Antieigenvalue theory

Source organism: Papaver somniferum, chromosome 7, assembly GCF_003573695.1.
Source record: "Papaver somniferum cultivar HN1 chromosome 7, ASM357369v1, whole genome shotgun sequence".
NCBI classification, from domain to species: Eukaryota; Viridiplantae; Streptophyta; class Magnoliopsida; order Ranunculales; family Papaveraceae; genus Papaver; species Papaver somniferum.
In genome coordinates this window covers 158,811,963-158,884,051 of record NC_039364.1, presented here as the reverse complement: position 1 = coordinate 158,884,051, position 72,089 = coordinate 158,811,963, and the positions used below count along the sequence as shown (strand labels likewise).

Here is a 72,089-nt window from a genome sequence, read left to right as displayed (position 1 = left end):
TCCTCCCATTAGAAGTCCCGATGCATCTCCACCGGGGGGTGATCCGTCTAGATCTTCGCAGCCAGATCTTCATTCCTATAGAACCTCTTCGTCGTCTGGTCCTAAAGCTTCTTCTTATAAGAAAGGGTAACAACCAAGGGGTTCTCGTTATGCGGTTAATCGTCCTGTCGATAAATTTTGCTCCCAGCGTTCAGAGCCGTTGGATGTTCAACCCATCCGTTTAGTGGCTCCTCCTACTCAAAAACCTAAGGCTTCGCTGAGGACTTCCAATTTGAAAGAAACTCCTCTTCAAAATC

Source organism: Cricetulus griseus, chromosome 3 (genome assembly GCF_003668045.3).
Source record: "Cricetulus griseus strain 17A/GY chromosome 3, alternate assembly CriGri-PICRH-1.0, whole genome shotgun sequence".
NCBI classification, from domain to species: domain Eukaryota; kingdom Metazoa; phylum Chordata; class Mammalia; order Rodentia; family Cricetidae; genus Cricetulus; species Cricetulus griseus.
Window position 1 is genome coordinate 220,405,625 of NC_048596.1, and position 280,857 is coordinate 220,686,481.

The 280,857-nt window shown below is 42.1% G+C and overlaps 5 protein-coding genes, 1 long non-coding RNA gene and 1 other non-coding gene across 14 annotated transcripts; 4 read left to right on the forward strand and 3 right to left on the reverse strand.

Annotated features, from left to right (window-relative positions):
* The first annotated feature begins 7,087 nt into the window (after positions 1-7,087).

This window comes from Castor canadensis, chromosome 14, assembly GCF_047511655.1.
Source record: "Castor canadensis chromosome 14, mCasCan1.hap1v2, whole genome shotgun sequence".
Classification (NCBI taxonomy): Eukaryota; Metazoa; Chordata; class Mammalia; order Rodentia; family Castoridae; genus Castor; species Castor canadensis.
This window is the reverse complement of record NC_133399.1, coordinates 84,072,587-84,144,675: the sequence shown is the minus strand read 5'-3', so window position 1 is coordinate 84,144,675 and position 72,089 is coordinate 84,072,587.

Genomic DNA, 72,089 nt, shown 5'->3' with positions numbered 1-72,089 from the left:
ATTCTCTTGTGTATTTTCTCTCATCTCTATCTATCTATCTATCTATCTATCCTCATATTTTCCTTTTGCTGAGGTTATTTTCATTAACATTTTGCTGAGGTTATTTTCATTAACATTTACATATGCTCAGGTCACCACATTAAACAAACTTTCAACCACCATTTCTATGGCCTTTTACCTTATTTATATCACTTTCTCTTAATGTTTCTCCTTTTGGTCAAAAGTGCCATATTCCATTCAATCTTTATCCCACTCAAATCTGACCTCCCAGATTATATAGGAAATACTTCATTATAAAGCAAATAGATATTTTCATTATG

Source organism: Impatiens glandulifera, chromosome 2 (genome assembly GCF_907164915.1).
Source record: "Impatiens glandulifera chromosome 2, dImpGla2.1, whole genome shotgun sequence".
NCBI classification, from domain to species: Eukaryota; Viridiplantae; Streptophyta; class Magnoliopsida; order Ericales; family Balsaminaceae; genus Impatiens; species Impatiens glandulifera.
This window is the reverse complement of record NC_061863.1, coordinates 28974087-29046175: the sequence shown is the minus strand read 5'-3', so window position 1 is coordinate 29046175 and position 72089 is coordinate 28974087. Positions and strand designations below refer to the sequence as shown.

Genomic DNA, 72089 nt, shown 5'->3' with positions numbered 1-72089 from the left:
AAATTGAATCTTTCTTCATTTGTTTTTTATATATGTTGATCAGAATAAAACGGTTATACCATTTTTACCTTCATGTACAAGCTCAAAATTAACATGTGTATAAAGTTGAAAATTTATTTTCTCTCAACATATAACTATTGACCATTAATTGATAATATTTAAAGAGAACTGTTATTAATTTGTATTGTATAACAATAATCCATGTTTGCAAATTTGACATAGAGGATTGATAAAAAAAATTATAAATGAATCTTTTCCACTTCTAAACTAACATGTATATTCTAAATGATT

In applied mathematics, antieigenvalue theory was developed by Karl Gustafson from 1966 to 1968. The theory is applicable to numerical analysis, wavelets, statistics, quantum mechanics, finance and optimization. The antieigenvectors $\displaystyle{ x }$ are the vectors most turned by a matrix or operator $\displaystyle{ A }$, that is to say those for which the angle between the original vector and its transformed image is greatest. The corresponding antieigenvalue $\displaystyle{ \mu }$ is the cosine of the maximal turning angle. The maximal turning angle is $\displaystyle{ \phi(A) }$ and is called the angle of the operator. Just like the eigenvalues which may be ordered as a spectrum from smallest to largest, the theory of antieigenvalues orders the antieigenvalues of an operator A from the smallest to the largest turning angles.